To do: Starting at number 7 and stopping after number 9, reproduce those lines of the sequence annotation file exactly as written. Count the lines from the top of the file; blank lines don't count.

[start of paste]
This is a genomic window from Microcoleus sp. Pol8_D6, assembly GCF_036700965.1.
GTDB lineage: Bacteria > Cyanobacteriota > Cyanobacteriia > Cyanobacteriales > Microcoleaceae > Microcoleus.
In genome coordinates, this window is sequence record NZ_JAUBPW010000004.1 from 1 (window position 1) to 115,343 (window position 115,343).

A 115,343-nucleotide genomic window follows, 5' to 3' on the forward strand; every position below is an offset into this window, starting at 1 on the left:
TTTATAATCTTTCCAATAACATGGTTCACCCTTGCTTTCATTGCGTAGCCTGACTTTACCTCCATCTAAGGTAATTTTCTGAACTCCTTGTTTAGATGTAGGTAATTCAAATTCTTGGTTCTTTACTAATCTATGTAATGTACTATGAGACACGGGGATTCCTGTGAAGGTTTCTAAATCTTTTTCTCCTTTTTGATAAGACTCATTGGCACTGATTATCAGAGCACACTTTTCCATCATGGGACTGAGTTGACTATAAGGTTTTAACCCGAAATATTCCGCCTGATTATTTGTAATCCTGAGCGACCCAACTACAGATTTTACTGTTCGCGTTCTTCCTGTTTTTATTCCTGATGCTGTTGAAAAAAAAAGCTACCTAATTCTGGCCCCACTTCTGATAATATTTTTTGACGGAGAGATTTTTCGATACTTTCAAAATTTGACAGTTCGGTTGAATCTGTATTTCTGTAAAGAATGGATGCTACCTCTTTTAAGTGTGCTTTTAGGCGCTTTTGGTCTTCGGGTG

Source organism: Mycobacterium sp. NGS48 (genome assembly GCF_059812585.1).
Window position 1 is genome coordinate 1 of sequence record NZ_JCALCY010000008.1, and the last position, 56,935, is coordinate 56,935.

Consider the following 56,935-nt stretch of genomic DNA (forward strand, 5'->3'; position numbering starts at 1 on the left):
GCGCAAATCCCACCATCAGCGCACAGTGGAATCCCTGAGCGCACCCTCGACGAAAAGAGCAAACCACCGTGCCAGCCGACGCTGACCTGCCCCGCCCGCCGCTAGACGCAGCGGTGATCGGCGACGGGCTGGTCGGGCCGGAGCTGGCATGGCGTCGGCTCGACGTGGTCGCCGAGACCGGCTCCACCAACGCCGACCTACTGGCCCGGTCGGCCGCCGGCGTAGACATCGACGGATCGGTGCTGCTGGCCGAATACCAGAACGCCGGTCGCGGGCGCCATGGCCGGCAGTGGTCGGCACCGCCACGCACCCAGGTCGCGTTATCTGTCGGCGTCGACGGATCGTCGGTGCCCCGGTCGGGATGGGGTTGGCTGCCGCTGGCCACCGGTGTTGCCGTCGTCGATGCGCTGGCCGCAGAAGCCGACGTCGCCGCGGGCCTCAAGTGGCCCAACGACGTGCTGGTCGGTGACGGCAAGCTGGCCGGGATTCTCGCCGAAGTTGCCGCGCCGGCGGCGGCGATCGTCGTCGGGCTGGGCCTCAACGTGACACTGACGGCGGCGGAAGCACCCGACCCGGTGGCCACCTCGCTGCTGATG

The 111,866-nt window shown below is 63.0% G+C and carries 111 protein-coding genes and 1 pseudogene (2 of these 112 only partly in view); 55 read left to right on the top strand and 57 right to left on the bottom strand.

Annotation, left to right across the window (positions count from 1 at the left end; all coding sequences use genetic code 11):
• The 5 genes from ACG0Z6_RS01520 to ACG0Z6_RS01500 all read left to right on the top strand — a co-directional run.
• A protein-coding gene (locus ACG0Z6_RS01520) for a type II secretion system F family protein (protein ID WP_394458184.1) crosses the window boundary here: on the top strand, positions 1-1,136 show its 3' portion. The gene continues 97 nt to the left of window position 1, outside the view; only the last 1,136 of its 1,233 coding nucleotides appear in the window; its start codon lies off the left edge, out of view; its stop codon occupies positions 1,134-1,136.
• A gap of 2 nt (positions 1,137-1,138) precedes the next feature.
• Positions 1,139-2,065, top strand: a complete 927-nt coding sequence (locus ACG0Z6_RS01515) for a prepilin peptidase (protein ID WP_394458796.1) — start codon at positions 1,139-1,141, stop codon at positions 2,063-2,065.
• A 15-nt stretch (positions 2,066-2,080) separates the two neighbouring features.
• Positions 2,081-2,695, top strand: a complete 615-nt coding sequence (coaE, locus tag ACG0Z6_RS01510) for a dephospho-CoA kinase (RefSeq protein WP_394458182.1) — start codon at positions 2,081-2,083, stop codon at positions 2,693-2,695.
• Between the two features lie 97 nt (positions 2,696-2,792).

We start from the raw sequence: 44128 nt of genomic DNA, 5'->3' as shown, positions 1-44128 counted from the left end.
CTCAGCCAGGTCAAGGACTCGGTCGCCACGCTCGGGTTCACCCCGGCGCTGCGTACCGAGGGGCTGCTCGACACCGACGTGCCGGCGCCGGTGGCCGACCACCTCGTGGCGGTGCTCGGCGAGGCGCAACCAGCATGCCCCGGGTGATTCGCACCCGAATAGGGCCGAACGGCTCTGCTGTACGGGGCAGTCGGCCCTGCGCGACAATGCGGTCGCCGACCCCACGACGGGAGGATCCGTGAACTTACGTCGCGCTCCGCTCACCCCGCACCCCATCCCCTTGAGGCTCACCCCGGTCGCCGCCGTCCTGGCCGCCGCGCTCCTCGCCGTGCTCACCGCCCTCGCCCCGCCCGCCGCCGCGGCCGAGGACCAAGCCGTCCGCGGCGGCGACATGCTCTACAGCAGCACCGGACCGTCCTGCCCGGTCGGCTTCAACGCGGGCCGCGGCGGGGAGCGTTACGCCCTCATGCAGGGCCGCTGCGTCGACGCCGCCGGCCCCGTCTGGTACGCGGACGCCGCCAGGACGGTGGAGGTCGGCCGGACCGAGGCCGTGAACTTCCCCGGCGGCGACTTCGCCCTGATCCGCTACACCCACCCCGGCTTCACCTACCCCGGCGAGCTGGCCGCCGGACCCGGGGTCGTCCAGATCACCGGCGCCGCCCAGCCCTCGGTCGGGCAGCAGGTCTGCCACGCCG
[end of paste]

Window position 1 is genome coordinate 1 of sequence record NZ_JCALCY010000008.1, and the last position, 56,935, is coordinate 56,935.

Consider the following 56,935-nt stretch of genomic DNA (forward strand, 5'->3'; position numbering starts at 1 on the left):
GCGCAAATCCCACCATCAGCGCACAGTGGAATCCCTGAGCGCACCCTCGACGAAAAGAGCAAACCACCGTGCCAGCCGACGCTGACCTGCCCCGCCCGCCGCTAGACGCAGCGGTGATCGGCGACGGGCTGGTCGGGCCGGAGCTGGCATGGCGTCGGCTCGACGTGGTCGCCGAGACCGGCTCCACCAACGCCGACCTACTGGCCCGGTCGGCCGCCGGCGTAGACATCGACGGATCGGTGCTGCTGGCCGAATACCAGAACGCCGGTCGCGGGCGCCATGGCCGGCAGTGGTCGGCACCGCCACGCACCCAGGTCGCGTTATCTGTCGGCGTCGACGGATCGTCGGTGCCCCGGTCGGGATGGGGTTGGCTGCCGCTGGCCACCGGTGTTGCCGTCGTCGATGCGCTGGCCGCAGAAGCCGACGTCGCCGCGGGCCTCAAGTGGCCCAACGACGTGCTGGTCGGTGACGGCAAGCTGGCCGGGATTCTCGCCGAAGTTGCCGCGCCGGCGGCGGCGATCGTCGTCGGGCTGGGCCTCAACGTGACACTGACGGCGGCGGAAGCACCCGACCCGGTGGCCACCTCGCTGCTGATG